Winning With Web Components

The web is always changing. Every time I turn around it seems like there’s a new way to build user interfaces on the web. Whether it’s yet another JavaScript framework or a new paradigm like Blazor, there’s always something new. I love the innovation, but I hate having to build new controls for every new platform that comes along.  I would love to avoid this duplicate work.  

As we push the limits of modern web development, web standards also evolve. A new collection of standards, collectively called Web Components, allows us to create reusable components using vanilla JavaScript. We can take those components and use them like any other html tag.  This allows us to simplify our web development while speeding up our applications.  

What’s a web component anyway?

Web components is a term that encompasses three new W3C standards. These three standards give us the ability to create custom elements. 

Custom Elements
The custom elements spec allows you to create new HTML tags that you can add to your page. They behave like any existing HTML Tag. To use this spec, you create a new ES6 class that inherits from an existing element. Then you can define what’s in that custom element and add it to your application as a new tag. 

Shadow DOM
This term used to describe the virtual DOM used in React. Now it referrers to the ability to create an encapsulated DOM tree. This is used in conjunction with the custom elements spec to create components.  

HTML Templates
HTML templates allow you to create snippets of HTML with slots where you can add your own custom markup. This makes it easier to encapsulate boilerplate html and DRY up your code.   

If you want to learn how to make a native web component, my favorite set of tutorials is on the Mozilla Developer Network. 
https://developer.mozilla.org/en-US/docs/Web/Web_Components#Tutorials 

I also built a few simple native web components that you can check out:
https://github.com/DustinEwers/winning-with-web-components/tree/master/basic-components 

What about browser compatibility?

Like most new web standards, web components are not universally supported. Firefox and Edge/IE don’t support web components. To get around this, you can either use a polyfill or a library. Web component libraries make it easier to build components. But, this isn’t like bringing in a big framework. The output of these libraries is still standards compliant web components. It’s like how you use Babel or TypeScript to smooth over old JavaScript. The native web component syntax is a little verbose, so my recommendation is to use a library.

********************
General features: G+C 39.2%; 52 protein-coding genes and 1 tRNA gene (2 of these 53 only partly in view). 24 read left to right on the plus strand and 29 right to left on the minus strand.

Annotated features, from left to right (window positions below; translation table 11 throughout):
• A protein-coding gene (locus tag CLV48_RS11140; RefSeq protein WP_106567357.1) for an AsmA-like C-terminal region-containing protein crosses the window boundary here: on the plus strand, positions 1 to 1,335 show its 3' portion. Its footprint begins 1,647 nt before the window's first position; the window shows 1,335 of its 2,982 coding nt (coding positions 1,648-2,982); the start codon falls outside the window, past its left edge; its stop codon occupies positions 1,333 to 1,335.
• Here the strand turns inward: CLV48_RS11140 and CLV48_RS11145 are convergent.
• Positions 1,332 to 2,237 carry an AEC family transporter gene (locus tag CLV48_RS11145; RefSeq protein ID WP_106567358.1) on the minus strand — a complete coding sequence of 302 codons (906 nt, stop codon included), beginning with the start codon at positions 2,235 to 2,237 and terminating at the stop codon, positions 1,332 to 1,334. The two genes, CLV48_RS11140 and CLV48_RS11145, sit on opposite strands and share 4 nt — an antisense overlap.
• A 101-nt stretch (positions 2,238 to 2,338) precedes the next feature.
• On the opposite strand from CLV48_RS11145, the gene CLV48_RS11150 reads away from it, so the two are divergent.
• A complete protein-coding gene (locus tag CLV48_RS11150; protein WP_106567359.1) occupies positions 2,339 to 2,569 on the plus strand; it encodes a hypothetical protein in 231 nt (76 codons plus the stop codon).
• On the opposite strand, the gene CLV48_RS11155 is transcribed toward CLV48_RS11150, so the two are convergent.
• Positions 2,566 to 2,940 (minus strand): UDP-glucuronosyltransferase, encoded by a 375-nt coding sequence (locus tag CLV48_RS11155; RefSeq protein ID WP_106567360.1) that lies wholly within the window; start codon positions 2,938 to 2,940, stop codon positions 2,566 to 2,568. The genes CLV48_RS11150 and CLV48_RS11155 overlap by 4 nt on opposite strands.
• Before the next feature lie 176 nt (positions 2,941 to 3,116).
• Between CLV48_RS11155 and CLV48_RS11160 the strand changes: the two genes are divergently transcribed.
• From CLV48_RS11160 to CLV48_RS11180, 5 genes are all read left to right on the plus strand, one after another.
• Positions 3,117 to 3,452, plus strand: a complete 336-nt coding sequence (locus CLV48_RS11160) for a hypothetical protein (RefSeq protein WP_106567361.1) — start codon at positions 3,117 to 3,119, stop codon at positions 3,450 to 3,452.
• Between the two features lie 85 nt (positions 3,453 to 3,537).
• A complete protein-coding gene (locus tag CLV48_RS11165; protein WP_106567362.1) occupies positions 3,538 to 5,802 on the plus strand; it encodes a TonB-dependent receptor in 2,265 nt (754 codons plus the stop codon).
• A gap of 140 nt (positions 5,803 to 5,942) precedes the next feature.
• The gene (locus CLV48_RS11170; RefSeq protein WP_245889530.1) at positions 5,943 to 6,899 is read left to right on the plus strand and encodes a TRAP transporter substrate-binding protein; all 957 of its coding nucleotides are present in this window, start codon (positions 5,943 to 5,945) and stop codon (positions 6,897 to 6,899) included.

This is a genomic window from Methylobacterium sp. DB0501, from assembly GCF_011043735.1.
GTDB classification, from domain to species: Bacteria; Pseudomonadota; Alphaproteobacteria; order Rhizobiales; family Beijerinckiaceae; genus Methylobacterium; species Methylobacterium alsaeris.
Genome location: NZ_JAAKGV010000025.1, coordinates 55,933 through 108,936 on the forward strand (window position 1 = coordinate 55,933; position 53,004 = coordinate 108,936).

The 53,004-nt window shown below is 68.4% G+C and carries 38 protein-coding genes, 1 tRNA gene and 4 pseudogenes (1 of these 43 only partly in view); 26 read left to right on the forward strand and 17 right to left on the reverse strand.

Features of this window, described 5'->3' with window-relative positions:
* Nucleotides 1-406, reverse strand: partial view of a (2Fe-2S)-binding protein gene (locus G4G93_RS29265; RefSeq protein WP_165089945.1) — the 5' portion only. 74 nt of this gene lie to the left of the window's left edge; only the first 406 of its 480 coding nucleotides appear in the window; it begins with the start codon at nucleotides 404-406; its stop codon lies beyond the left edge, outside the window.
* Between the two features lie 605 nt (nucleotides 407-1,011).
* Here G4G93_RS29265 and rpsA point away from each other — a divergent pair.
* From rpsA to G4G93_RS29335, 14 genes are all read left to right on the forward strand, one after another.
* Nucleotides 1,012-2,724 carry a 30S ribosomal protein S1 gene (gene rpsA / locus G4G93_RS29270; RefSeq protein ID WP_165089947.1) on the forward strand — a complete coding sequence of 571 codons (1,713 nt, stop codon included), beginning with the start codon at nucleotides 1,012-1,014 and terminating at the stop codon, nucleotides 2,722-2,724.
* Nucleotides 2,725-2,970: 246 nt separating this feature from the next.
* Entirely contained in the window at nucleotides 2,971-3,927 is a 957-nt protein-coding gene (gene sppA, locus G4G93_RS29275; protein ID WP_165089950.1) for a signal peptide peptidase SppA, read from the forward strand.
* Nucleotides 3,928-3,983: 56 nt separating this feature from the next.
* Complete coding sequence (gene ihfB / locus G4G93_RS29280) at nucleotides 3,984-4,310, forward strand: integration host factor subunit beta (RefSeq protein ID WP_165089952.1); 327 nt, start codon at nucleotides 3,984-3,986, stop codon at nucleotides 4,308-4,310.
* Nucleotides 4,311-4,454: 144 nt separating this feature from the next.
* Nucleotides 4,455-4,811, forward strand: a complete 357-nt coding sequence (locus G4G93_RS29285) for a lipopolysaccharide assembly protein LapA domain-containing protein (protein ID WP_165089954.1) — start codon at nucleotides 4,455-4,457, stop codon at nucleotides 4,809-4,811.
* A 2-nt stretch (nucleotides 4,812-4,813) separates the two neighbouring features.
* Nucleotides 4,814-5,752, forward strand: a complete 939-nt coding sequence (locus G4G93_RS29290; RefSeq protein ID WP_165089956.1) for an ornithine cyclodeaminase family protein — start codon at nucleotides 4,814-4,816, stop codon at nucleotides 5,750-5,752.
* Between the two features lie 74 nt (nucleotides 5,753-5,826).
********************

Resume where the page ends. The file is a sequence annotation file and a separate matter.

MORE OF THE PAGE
Polyfills
https://www.webcomponents.org/polyfills 

Libraries, not frameworks…  

There are two popular ones out there. The first, and most popular, is Polymer. Polymer’s goal is to add a layer of syntactic sugar to the existing web components spec. Polymer also includes polyfills that allow you use your components across different web browsers.  If you want to learn more, check out the Polymer Project. 

https://www.polymer-project.org/  

The other library is Stencil.js. Stencil was built by the folks at Ionic. Ionic builds a popular mobile and Progressive Web Application (PWA) framework. Their existing method of using Angular was too slow for a modern PWA. To alleviate this problem, they moved to web components. They also built a library to help them along the way. Stencil makes use of TypeScript and TSX (TypeScript JSX) to build components in a way that feels familiar to folks using React or Angular. It takes the best concepts of Angular and React and combines them together. 

https://stenciljs.com  

If you prefer a more native JavaScript experience and hate helper technologies like TypeScript and JSX, then Polymer is for you. If you like using TypeScript and JSX, Stencil is the library for you. Personally, I like Angular and React, so the syntax in Stencil is appealing to me. Lots of other people agree, but there’s nothing wrong with either library.   

I also have some Stencil demos available. I have a component library and I consume that library from a React application.   

Component Library:
https://github.com/DustinEwers/winning-with-web-components/tree/master/stencil-demo/library

React Application:
https://github.com/DustinEwers/winning-with-web-components/tree/master/react-demo/wc-app

Where Web Components Help You Win

There are a couple of situations where web components are really helpful. The first is when you’re building component library for use in lots of different projects.  This can include your own personal library of components, a core library of components for your company, or set public set of components. Companies that make component libraries, like Ionic or Telerik, have much to gain from web components.   

The second situation is if you want to build a progressive web application. PWAs are rated on their “time to paint”, ie. how fast you can get content to show when you load the application. Applications that rely on frameworks can take up to several seconds to load. Web components load instantaneously. Even in my trivial demo code, there’s a noticeable different in a page built with web components and one built in React.   

As we learn how to do more with web technologies, web standards evolve. Component based frameworks have become the dominant paradigm for building modern web apps. While component based frameworks like React and Angular are great, sometimes you don’t want or need the bulk. Web components combine several standards to build components using native browser technology. To make things easier, you can use libraries like Polymer and Stencil to help you out. Break free of framework churn by using the platform and building web components.   

 

About the Author Dustin Ewers

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